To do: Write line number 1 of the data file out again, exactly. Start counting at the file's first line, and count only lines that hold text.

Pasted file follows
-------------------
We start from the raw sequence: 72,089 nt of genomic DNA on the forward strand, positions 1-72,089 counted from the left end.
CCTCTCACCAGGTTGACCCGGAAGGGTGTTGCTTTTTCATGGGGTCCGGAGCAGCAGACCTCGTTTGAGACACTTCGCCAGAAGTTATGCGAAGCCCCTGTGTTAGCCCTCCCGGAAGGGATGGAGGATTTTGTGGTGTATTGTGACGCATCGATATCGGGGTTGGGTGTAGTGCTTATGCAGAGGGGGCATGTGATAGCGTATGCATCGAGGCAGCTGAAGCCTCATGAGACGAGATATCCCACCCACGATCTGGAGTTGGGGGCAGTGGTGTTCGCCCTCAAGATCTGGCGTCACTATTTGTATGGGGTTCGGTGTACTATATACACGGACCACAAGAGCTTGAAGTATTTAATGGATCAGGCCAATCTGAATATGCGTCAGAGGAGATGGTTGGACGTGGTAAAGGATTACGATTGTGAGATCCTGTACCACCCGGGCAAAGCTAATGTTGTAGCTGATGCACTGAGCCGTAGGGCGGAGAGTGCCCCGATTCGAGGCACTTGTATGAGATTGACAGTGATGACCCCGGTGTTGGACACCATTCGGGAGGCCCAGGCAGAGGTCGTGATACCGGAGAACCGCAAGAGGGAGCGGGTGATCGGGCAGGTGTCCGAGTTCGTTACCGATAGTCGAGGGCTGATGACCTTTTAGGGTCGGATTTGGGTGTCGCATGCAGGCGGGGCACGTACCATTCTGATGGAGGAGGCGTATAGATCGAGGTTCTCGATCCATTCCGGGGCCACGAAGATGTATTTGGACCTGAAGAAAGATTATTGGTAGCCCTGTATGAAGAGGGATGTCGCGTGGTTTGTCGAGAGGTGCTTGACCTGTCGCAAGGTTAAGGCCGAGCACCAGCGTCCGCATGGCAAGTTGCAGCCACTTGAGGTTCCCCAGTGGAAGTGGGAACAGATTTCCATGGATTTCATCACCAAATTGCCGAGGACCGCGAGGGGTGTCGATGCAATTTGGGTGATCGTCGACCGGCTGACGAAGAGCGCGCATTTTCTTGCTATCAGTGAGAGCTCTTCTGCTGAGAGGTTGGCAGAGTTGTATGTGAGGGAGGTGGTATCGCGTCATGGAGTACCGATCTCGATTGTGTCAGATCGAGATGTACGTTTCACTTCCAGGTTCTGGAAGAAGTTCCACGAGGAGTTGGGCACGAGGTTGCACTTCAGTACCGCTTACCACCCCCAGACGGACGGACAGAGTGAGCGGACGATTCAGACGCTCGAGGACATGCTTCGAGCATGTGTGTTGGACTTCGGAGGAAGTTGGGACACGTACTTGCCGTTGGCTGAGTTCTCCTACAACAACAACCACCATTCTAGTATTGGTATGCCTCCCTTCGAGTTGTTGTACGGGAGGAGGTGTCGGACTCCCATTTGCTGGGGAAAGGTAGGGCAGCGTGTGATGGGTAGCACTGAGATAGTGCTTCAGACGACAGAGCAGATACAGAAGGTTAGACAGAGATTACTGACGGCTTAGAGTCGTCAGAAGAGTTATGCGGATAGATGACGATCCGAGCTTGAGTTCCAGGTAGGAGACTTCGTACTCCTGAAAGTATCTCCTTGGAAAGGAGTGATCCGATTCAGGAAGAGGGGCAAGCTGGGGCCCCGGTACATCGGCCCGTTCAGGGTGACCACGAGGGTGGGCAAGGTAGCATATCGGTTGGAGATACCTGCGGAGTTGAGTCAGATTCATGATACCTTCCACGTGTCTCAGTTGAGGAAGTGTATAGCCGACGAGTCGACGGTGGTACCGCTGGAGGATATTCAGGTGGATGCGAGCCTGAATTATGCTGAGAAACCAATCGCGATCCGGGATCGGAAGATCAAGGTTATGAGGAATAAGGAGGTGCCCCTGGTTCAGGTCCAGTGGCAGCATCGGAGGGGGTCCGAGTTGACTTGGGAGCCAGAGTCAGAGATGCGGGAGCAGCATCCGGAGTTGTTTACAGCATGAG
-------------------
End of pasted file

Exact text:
We start from the raw sequence: 72,089 nt of genomic DNA on the forward strand, positions 1-72,089 counted from the left end.